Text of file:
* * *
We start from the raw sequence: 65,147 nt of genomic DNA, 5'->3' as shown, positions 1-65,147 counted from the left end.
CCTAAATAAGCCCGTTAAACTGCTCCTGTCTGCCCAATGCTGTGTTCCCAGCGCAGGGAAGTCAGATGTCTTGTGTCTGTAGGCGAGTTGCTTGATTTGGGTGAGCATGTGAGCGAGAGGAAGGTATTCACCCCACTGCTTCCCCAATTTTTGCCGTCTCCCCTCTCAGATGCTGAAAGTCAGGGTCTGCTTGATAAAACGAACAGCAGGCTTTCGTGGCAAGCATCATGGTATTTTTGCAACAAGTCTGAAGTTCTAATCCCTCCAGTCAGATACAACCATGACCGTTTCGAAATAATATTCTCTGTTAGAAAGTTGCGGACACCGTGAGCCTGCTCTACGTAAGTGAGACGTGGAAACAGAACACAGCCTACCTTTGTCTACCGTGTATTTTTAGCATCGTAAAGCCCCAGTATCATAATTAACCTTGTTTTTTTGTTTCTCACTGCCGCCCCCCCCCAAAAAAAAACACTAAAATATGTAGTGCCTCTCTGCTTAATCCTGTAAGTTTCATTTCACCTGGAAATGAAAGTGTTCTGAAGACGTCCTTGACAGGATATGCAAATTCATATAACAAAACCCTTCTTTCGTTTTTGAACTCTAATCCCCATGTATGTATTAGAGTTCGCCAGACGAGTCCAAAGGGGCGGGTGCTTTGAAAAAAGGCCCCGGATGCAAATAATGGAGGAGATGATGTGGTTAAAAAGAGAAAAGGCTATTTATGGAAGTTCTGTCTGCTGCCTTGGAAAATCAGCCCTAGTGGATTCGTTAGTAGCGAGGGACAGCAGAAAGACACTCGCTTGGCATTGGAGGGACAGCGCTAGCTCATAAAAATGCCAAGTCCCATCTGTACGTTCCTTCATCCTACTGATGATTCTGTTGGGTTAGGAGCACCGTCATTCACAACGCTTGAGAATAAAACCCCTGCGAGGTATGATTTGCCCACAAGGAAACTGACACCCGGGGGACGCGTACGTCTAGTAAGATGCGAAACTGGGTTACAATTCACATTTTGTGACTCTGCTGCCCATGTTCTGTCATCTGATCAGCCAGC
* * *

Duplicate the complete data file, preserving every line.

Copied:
We start from the raw sequence: 65,147 nt of genomic DNA, 5'->3' as shown, positions 1-65,147 counted from the left end.
CCTAAATAAGCCCGTTAAACTGCTCCTGTCTGCCCAATGCTGTGTTCCCAGCGCAGGGAAGTCAGATGTCTTGTGTCTGTAGGCGAGTTGCTTGATTTGGGTGAGCATGTGAGCGAGAGGAAGGTATTCACCCCACTGCTTCCCCAATTTTTGCCGTCTCCCCTCTCAGATGCTGAAAGTCAGGGTCTGCTTGATAAAACGAACAGCAGGCTTTCGTGGCAAGCATCATGGTATTTTTGCAACAAGTCTGAAGTTCTAATCCCTCCAGTCAGATACAACCATGACCGTTTCGAAATAATATTCTCTGTTAGAAAGTTGCGGACACCGTGAGCCTGCTCTACGTAAGTGAGACGTGGAAACAGAACACAGCCTACCTTTGTCTACCGTGTATTTTTAGCATCGTAAAGCCCCAGTATCATAATTAACCTTGTTTTTTTGTTTCTCACTGCCGCCCCCCCCCAAAAAAAAACACTAAAATATGTAGTGCCTCTCTGCTTAATCCTGTAAGTTTCATTTCACCTGGAAATGAAAGTGTTCTGAAGACGTCCTTGACAGGATATGCAAATTCATATAACAAAACCCTTCTTTCGTTTTTGAACTCTAATCCCCATGTATGTATTAGAGTTCGCCAGACGAGTCCAAAGGGGCGGGTGCTTTGAAAAAAGGCCCCGGATGCAAATAATGGAGGAGATGATGTGGTTAAAAAGAGAAAAGGCTATTTATGGAAGTTCTGTCTGCTGCCTTGGAAAATCAGCCCTAGTGGATTCGTTAGTAGCGAGGGACAGCAGAAAGACACTCGCTTGGCATTGGAGGGACAGCGCTAGCTCATAAAAATGCCAAGTCCCATCTGTACGTTCCTTCATCCTACTGATGATTCTGTTGGGTTAGGAGCACCGTCATTCACAACGCTTGAGAATAAAACCCCTGCGAGGTATGATTTGCCCACAAGGAAACTGACACCCGGGGGACGCGTACGTCTAGTAAGATGCGAAACTGGGTTACAATTCACATTTTGTGACTCTGCTGCCCATGTTCTGTCATCTGATCAGCCAGC